In the current international legal framework, the state obligations cover the whole process of re-entry without obvious loopholes, preventative ex ante and responsible ex post. But the state practice is largely uneven and there are controversies and ambiguities over obligations to forewarn hazardous events and disclose information for facilitating damage control and cleanup operation; under what conditions can reentry objects be actively removed; and how to return the objects and compensate the damages. This requires adjustment and fine-tuning of some critical notions in the space treaties and other legal documents, particularly, how to apply victim-oriented and environment-friendly principles in space sector, the balance between launching states’ jurisdiction and control of space objects and the interest of other states, the definition and determination of damages and state responsibility for hazardous activities.


Xiaodan Wu
Law School, China Central University of Finance and Economics.

    International cooperation is the key to the strongest peace in the world, to really constructive relations and the political, economic, cultural and humanistic development among all countries, all peoples and all mankind. There is an “extraordinary danger of the current moment,” the Science and Security Board of the Bulletin of the Atomic Scientists said on January 25, 2018, when it decided to move the hand of the iconic Doomsday Clock to 2 minutes to midnight. The last time the symbolic Clock was this closing to midnight was in 1953, at the height of the First Cold War. (2) Now, 65 years later, we are in a Second Cold War, which propels a new and millionaire arms race into space, preparing a space war of inestimable consequences. The world community is “seriously concerned” about this concrete possibility, that can result in a limitless global collapse.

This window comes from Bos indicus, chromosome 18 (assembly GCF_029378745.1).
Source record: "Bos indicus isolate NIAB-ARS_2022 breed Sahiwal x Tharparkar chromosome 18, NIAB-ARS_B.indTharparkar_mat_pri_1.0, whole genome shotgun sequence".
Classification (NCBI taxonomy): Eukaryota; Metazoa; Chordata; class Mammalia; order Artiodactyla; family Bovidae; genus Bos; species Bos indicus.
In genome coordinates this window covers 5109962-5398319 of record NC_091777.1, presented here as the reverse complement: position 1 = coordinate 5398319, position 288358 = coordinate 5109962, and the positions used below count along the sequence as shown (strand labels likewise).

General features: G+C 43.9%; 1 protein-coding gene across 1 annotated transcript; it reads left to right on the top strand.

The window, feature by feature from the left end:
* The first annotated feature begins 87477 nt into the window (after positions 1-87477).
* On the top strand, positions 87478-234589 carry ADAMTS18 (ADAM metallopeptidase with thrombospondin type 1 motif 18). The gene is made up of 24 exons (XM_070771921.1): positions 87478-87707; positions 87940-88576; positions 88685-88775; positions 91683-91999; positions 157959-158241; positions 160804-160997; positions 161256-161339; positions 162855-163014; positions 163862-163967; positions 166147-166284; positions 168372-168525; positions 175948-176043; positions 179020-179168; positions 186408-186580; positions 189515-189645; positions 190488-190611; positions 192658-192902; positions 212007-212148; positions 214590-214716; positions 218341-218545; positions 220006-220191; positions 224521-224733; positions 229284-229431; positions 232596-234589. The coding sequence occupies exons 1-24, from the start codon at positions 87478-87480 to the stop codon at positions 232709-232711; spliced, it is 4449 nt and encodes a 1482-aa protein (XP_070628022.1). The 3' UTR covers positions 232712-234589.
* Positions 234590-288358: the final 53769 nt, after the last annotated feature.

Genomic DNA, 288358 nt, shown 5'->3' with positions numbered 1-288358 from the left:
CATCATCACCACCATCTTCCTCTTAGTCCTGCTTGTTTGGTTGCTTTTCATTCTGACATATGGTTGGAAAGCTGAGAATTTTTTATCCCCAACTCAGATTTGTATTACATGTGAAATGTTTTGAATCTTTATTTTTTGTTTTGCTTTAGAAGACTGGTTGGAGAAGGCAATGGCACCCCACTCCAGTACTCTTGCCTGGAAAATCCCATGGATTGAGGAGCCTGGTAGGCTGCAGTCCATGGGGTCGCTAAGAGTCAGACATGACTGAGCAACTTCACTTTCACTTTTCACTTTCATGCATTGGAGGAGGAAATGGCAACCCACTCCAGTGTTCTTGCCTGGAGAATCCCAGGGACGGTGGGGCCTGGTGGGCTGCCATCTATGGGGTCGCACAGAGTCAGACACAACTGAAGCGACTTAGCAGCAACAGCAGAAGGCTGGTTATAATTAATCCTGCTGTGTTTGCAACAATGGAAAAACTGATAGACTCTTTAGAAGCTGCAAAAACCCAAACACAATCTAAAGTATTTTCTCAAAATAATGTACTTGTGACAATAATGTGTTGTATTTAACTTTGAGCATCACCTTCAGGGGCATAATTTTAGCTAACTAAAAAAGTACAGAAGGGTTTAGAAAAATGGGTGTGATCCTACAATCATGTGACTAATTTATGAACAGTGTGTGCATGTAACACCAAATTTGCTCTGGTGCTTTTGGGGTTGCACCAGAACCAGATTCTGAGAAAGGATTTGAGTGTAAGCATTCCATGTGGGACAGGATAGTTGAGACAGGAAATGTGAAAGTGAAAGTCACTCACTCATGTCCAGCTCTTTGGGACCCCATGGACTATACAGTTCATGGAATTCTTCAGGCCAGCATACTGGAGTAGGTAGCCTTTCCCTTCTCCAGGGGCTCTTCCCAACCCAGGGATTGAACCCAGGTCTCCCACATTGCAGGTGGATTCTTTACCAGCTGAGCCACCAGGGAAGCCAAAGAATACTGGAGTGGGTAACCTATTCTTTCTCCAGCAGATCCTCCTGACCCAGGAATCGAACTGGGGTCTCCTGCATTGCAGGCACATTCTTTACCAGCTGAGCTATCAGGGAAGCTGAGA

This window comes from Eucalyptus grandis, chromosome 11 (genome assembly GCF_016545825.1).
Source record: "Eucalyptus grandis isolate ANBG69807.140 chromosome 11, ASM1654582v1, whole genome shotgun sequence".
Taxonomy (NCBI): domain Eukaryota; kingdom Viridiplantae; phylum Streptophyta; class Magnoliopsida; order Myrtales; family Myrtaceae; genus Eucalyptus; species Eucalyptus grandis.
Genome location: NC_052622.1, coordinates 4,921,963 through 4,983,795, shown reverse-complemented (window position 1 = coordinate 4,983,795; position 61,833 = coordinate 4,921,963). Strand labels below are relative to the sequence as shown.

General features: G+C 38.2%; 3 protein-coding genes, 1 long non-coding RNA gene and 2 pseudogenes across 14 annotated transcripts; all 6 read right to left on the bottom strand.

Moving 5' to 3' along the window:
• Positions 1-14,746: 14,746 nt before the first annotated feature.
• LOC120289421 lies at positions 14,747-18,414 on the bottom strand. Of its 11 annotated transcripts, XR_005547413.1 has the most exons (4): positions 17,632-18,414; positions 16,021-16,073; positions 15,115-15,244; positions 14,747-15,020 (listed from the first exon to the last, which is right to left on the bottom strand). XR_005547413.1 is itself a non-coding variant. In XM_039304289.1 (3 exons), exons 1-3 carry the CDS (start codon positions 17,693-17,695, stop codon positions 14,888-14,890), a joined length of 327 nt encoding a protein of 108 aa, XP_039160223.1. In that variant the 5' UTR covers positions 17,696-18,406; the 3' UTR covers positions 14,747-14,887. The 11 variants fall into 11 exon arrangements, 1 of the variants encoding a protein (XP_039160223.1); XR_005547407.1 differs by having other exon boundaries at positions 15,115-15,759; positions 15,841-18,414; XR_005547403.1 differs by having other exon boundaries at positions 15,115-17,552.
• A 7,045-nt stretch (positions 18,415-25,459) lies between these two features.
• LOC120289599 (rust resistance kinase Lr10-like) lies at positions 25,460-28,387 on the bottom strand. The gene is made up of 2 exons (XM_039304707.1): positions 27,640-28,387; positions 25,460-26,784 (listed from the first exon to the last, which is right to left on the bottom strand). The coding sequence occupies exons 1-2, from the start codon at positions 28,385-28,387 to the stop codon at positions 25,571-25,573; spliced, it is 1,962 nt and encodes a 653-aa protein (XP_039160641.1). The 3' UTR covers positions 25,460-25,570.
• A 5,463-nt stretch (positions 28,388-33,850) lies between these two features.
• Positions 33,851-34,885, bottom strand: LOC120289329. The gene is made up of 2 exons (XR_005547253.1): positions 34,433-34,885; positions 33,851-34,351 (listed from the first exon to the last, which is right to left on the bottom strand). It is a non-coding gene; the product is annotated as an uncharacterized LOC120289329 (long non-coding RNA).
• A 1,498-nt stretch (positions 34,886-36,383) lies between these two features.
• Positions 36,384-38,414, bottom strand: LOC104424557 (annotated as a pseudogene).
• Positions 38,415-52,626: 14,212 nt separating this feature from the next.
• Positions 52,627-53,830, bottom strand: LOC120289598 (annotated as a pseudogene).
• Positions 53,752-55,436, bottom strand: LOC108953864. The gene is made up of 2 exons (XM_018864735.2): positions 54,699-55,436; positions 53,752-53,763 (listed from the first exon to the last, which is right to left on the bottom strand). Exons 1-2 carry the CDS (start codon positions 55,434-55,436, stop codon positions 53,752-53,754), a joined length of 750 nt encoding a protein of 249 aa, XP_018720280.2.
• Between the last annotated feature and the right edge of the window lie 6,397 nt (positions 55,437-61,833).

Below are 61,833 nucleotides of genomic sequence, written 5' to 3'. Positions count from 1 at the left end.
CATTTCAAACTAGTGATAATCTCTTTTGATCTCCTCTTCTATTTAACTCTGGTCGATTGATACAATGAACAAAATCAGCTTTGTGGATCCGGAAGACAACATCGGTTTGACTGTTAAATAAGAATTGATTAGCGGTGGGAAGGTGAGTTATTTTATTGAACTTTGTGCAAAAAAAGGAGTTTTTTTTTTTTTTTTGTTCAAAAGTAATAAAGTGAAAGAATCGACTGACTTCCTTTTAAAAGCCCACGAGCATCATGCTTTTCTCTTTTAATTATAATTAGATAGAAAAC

The UN General Assembly Resolution 72-77, of December 7, 2017, makes an appeal “to all States Members, in particular those with major space capabilities, to contribute actively to preventing an arms race in outer space with a view to promoting and strengthening international cooperation in the exploration and use of outer space for peaceful purposes”. This resolution also “requests the Committee [The United Nations Committee on the Peaceful Uses of Outer Space – UNCOPUOS] to continue to consider, as a matter of priority, ways and means of maintaining outer space for peaceful purposes.” In its point of view, “the Committee should continue to consider the broader perspective of space security and associated matters that would be instrumental in ensuring the safe and responsible conduct of space activities, including ways to promote international, regional and inter regional cooperation to that end.” (3) As if that were not enough, we are facing an unprecedented climate crisis today. The mainstream media seek to conceal or minimize the fact. But this is part of the problem of the need to maximize international cooperation. Without it, the crisis will continue to spread and threaten the lives of millions of people around the world. In this way, can international space cooperation be carried out effectively “on an equitable and mutually acceptable basis,” as proposed the Declaration on International Cooperation (General Assembly Resolution 51/122, of December 13, 1996)? (4)